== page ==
We had a class meeting the other night. One parent reported that a few bad apples have spoiled the whole class’s reputation. Several people nodded and one parent said something like, “Yes, if we were rid of those bad apples, everything would be fine.” Most of us nodded. (I didn’t even know the bad apples, but what she said made sense. Like the song goes, “One bad apple don’t spoil the whole bunch, girl.” Oh, wait, one doesn’t spoil the whole bunch! Good to know!)
One woman spoke up, “I think we’re too involved. Let’s let the kids work it out themselves.”
Another said, “Yes, we should teach our children to be forgiving. We hold our grudges for too long.”
Walking out with these new friends from the meeting, I said to the woman who advocated forgiveness, “What a powerful idea. I forget about forgiveness.”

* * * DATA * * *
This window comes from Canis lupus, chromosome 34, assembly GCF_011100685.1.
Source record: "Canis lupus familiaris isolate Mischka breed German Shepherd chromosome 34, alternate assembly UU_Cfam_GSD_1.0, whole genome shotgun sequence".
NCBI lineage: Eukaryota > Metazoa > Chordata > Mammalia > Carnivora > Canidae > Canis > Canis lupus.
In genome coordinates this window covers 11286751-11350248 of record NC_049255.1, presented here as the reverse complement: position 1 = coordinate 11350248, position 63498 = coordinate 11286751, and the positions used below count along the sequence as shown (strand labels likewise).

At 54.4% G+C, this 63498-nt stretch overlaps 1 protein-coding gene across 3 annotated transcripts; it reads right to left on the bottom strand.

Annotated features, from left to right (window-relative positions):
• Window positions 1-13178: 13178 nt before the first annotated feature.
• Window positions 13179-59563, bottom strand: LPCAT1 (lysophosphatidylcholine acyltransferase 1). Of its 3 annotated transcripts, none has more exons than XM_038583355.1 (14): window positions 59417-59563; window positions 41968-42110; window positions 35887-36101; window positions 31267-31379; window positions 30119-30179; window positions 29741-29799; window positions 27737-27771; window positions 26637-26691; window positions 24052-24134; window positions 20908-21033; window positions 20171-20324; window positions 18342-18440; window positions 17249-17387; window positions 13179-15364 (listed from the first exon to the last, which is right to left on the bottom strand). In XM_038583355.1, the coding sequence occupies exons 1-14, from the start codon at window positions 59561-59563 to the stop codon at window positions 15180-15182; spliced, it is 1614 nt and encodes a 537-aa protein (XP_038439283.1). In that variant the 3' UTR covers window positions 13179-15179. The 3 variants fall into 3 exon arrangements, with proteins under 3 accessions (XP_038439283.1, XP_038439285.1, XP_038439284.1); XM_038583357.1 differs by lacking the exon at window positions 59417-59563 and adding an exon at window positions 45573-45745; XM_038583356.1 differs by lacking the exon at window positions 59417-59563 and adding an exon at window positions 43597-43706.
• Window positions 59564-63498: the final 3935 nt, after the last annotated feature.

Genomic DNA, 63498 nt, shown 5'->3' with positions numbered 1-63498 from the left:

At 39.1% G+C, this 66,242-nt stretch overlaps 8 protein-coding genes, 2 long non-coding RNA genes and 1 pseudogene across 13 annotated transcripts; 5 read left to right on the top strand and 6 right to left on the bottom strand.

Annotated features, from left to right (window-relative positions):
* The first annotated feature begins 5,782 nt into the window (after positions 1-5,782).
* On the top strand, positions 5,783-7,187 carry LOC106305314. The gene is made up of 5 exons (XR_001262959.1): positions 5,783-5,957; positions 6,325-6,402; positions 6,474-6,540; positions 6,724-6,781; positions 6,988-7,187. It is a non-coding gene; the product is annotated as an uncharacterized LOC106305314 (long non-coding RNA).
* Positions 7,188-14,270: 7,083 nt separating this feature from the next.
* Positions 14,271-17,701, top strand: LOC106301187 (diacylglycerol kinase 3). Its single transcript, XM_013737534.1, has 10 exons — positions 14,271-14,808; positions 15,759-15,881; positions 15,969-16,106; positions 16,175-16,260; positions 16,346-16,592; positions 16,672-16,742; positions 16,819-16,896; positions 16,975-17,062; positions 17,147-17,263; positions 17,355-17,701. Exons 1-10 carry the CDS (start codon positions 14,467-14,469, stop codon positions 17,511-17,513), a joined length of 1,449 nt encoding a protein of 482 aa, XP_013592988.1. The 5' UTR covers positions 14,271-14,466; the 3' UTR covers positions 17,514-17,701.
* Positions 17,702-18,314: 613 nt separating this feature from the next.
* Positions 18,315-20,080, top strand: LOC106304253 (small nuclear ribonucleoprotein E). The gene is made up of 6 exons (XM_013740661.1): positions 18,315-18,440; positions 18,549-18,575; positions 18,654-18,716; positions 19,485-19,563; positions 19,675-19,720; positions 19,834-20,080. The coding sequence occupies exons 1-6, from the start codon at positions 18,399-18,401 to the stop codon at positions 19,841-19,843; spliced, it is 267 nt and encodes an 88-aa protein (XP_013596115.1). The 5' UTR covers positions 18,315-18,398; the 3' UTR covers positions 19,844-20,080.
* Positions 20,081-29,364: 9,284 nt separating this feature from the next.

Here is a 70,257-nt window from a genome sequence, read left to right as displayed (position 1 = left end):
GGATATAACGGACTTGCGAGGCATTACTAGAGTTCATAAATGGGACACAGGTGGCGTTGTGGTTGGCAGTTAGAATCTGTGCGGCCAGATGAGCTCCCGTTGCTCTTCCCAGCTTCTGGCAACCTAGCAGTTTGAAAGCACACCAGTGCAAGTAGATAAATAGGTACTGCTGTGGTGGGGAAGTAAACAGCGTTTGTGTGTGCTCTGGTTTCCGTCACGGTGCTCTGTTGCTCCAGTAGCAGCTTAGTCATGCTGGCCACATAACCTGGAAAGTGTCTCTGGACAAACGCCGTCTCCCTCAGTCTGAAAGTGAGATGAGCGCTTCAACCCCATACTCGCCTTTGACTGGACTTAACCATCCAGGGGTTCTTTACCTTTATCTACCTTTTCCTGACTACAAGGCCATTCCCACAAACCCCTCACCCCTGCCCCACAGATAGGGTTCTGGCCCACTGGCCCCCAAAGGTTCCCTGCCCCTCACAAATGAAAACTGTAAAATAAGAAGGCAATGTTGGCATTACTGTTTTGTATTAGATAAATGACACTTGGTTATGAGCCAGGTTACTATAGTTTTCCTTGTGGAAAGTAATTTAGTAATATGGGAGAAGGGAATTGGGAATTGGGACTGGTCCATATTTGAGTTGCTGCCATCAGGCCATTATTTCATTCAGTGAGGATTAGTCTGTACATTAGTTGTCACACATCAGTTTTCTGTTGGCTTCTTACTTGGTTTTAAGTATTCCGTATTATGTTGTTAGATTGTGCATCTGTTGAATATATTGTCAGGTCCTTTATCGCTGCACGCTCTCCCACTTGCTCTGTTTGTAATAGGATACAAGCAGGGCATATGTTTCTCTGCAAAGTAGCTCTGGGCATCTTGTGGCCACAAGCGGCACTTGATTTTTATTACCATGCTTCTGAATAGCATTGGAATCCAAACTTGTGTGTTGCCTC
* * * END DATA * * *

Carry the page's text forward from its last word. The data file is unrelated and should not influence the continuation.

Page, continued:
“Some of my students’ parents still remember when their child was wronged in 1st grade and I teach 8th grade,” said a new friend, a teacher in another school. “We have to let go.”
I’ve thought about this conversation for several days. I wonder if I, like many people, define myself by NOT being one of the bad apples (and certainly none of MY children are rotten!). And I’m not sure I always forgive and forget.
I have always liked being a good apple. And have enjoyed the smug pride of my righteous, responsible and kind nature.
I actually despise bad apples. I detest overly negative people. (Especially since giving up gossip again this Lent!) And yet, I recognize the irony — I am extremely negative about negative people.
I wonder if I might try this new practice of forgiving the bad apples, the good apples, the negative people and even, myself.